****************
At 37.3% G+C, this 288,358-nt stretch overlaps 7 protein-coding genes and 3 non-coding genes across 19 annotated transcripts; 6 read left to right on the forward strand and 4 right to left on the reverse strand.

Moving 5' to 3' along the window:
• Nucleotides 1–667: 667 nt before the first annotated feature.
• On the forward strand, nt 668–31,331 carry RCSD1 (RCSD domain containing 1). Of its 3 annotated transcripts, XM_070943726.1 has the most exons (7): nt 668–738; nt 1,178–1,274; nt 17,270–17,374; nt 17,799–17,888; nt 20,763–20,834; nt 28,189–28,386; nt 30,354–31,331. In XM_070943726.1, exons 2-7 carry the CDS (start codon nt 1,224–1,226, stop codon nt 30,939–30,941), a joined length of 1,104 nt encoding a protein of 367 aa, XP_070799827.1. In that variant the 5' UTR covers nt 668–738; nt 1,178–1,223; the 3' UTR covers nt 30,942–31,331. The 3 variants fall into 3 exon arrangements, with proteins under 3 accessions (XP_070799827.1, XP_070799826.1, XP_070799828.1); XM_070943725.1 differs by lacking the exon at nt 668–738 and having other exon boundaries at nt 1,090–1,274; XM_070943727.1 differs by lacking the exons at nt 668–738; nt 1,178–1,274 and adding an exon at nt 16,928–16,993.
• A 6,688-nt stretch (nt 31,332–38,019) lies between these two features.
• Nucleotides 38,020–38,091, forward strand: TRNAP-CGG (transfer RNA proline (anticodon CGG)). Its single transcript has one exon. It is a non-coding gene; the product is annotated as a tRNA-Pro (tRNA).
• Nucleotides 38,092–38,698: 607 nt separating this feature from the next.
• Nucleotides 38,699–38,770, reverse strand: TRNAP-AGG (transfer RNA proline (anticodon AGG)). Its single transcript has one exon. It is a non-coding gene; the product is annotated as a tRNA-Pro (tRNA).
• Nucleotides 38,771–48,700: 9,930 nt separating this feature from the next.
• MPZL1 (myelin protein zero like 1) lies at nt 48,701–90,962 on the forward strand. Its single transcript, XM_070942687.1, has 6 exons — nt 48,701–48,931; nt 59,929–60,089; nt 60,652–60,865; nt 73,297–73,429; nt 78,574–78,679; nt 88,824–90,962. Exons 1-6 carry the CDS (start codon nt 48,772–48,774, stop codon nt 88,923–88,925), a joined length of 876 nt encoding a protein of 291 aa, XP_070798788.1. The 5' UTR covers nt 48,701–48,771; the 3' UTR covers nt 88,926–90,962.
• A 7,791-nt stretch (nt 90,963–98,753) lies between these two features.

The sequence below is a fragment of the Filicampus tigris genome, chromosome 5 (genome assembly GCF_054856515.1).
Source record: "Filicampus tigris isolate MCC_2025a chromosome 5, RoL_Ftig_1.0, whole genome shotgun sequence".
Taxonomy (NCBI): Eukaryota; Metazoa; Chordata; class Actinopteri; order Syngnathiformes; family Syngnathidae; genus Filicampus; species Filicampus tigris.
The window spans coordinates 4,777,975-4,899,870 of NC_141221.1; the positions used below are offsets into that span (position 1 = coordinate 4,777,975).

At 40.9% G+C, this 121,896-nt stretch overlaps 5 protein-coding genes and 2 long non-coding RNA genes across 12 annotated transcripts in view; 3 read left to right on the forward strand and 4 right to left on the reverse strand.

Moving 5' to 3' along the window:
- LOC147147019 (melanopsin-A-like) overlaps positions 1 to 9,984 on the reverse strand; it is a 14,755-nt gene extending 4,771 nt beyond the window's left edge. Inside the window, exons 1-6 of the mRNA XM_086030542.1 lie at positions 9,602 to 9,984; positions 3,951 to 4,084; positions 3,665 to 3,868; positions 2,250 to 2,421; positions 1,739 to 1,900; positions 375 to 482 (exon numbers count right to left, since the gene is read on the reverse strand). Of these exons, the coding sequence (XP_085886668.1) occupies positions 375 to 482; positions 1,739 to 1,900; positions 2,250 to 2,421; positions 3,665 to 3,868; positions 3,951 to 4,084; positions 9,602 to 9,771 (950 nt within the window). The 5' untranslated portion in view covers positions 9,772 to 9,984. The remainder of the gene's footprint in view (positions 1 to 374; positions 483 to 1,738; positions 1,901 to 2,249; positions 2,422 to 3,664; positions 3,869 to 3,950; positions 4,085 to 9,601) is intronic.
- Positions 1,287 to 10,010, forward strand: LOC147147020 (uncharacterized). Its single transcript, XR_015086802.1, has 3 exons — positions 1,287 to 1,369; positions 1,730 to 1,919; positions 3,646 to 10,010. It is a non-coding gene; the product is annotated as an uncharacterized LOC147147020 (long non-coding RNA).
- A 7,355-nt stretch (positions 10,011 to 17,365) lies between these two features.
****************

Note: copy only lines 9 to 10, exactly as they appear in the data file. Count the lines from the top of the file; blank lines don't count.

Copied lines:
• Nucleotides 38,771–48,700: 9,930 nt separating this feature from the next.
• MPZL1 (myelin protein zero like 1) lies at nt 48,701–90,962 on the forward strand. Its single transcript, XM_070942687.1, has 6 exons — nt 48,701–48,931; nt 59,929–60,089; nt 60,652–60,865; nt 73,297–73,429; nt 78,574–78,679; nt 88,824–90,962. Exons 1-6 carry the CDS (start codon nt 48,772–48,774, stop codon nt 88,923–88,925), a joined length of 876 nt encoding a protein of 291 aa, XP_070798788.1. The 5' UTR covers nt 48,701–48,771; the 3' UTR covers nt 88,926–90,962.